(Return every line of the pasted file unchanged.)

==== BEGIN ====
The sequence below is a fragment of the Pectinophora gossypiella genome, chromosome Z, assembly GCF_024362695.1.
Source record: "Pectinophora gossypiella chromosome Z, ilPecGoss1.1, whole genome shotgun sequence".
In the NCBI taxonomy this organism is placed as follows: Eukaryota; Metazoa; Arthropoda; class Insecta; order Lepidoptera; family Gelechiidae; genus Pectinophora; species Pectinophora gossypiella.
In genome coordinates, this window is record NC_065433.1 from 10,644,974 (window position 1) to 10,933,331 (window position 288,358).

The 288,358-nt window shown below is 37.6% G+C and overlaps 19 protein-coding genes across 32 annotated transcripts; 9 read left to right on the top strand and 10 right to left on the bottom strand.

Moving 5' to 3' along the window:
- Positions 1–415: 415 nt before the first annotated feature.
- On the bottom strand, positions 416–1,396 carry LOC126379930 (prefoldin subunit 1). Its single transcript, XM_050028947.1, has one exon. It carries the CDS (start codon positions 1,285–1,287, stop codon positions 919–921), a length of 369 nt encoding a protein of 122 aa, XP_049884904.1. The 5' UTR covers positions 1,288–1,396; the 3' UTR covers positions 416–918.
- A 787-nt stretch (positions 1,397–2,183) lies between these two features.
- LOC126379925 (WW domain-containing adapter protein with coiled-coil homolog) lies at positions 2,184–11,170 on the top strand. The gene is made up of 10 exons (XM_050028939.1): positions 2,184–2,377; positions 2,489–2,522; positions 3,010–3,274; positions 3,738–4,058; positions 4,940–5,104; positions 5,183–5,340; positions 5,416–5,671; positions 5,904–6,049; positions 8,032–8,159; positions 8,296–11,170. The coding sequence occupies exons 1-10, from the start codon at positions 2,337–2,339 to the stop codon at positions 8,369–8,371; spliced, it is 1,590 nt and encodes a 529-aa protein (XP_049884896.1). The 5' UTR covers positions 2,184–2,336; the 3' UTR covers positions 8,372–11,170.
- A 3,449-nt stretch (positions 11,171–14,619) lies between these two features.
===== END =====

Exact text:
The sequence below is a fragment of the Pectinophora gossypiella genome, chromosome Z, assembly GCF_024362695.1.
Source record: "Pectinophora gossypiella chromosome Z, ilPecGoss1.1, whole genome shotgun sequence".
In the NCBI taxonomy this organism is placed as follows: Eukaryota; Metazoa; Arthropoda; class Insecta; order Lepidoptera; family Gelechiidae; genus Pectinophora; species Pectinophora gossypiella.
In genome coordinates, this window is record NC_065433.1 from 10,644,974 (window position 1) to 10,933,331 (window position 288,358).

The 288,358-nt window shown below is 37.6% G+C and overlaps 19 protein-coding genes across 32 annotated transcripts; 9 read left to right on the top strand and 10 right to left on the bottom strand.

Moving 5' to 3' along the window:
- Positions 1–415: 415 nt before the first annotated feature.
- On the bottom strand, positions 416–1,396 carry LOC126379930 (prefoldin subunit 1). Its single transcript, XM_050028947.1, has one exon. It carries the CDS (start codon positions 1,285–1,287, stop codon positions 919–921), a length of 369 nt encoding a protein of 122 aa, XP_049884904.1. The 5' UTR covers positions 1,288–1,396; the 3' UTR covers positions 416–918.
- A 787-nt stretch (positions 1,397–2,183) lies between these two features.
- LOC126379925 (WW domain-containing adapter protein with coiled-coil homolog) lies at positions 2,184–11,170 on the top strand. The gene is made up of 10 exons (XM_050028939.1): positions 2,184–2,377; positions 2,489–2,522; positions 3,010–3,274; positions 3,738–4,058; positions 4,940–5,104; positions 5,183–5,340; positions 5,416–5,671; positions 5,904–6,049; positions 8,032–8,159; positions 8,296–11,170. The coding sequence occupies exons 1-10, from the start codon at positions 2,337–2,339 to the stop codon at positions 8,369–8,371; spliced, it is 1,590 nt and encodes a 529-aa protein (XP_049884896.1). The 5' UTR covers positions 2,184–2,336; the 3' UTR covers positions 8,372–11,170.
- A 3,449-nt stretch (positions 11,171–14,619) lies between these two features.